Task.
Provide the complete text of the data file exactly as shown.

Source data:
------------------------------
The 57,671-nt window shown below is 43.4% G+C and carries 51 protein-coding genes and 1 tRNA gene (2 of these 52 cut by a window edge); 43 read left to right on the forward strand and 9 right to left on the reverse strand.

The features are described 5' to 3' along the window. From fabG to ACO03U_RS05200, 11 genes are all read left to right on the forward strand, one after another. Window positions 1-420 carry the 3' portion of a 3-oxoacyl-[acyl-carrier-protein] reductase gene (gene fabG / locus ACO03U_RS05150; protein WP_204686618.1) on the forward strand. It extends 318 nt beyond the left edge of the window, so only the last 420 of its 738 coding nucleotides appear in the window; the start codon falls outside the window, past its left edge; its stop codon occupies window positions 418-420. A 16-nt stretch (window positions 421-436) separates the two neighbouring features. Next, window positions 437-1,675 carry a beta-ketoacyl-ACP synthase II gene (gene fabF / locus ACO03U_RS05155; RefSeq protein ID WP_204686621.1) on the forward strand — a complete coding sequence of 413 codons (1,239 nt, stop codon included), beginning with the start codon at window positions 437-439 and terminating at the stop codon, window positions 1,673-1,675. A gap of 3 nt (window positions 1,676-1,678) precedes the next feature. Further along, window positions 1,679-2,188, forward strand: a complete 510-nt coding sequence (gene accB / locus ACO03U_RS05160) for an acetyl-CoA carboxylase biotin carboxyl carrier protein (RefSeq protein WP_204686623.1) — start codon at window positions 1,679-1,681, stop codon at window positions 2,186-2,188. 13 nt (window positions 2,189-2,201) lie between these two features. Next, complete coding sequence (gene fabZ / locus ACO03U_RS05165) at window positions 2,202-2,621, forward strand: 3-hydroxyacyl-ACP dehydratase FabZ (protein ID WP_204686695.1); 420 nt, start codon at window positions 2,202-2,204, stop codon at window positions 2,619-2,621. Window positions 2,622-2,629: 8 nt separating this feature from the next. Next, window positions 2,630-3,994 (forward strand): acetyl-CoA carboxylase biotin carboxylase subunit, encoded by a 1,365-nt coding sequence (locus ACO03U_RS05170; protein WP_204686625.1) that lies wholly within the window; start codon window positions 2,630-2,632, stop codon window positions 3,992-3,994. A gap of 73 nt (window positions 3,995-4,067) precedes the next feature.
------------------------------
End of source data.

The 57,671-nt window shown below is 43.4% G+C and carries 51 protein-coding genes and 1 tRNA gene (2 of these 52 cut by a window edge); 43 read left to right on the forward strand and 9 right to left on the reverse strand.

The features are described 5' to 3' along the window. From fabG to ACO03U_RS05200, 11 genes are all read left to right on the forward strand, one after another. Window positions 1-420 carry the 3' portion of a 3-oxoacyl-[acyl-carrier-protein] reductase gene (gene fabG / locus ACO03U_RS05150; protein WP_204686618.1) on the forward strand. It extends 318 nt beyond the left edge of the window, so only the last 420 of its 738 coding nucleotides appear in the window; the start codon falls outside the window, past its left edge; its stop codon occupies window positions 418-420. A 16-nt stretch (window positions 421-436) separates the two neighbouring features. Next, window positions 437-1,675 carry a beta-ketoacyl-ACP synthase II gene (gene fabF / locus ACO03U_RS05155; RefSeq protein ID WP_204686621.1) on the forward strand — a complete coding sequence of 413 codons (1,239 nt, stop codon included), beginning with the start codon at window positions 437-439 and terminating at the stop codon, window positions 1,673-1,675. A gap of 3 nt (window positions 1,676-1,678) precedes the next feature. Further along, window positions 1,679-2,188, forward strand: a complete 510-nt coding sequence (gene accB / locus ACO03U_RS05160) for an acetyl-CoA carboxylase biotin carboxyl carrier protein (RefSeq protein WP_204686623.1) — start codon at window positions 1,679-1,681, stop codon at window positions 2,186-2,188. 13 nt (window positions 2,189-2,201) lie between these two features. Next, complete coding sequence (gene fabZ / locus ACO03U_RS05165) at window positions 2,202-2,621, forward strand: 3-hydroxyacyl-ACP dehydratase FabZ (protein ID WP_204686695.1); 420 nt, start codon at window positions 2,202-2,204, stop codon at window positions 2,619-2,621. Window positions 2,622-2,629: 8 nt separating this feature from the next. Next, window positions 2,630-3,994 (forward strand): acetyl-CoA carboxylase biotin carboxylase subunit, encoded by a 1,365-nt coding sequence (locus ACO03U_RS05170; protein WP_204686625.1) that lies wholly within the window; start codon window positions 2,630-2,632, stop codon window positions 3,992-3,994. A gap of 73 nt (window positions 3,995-4,067) precedes the next feature.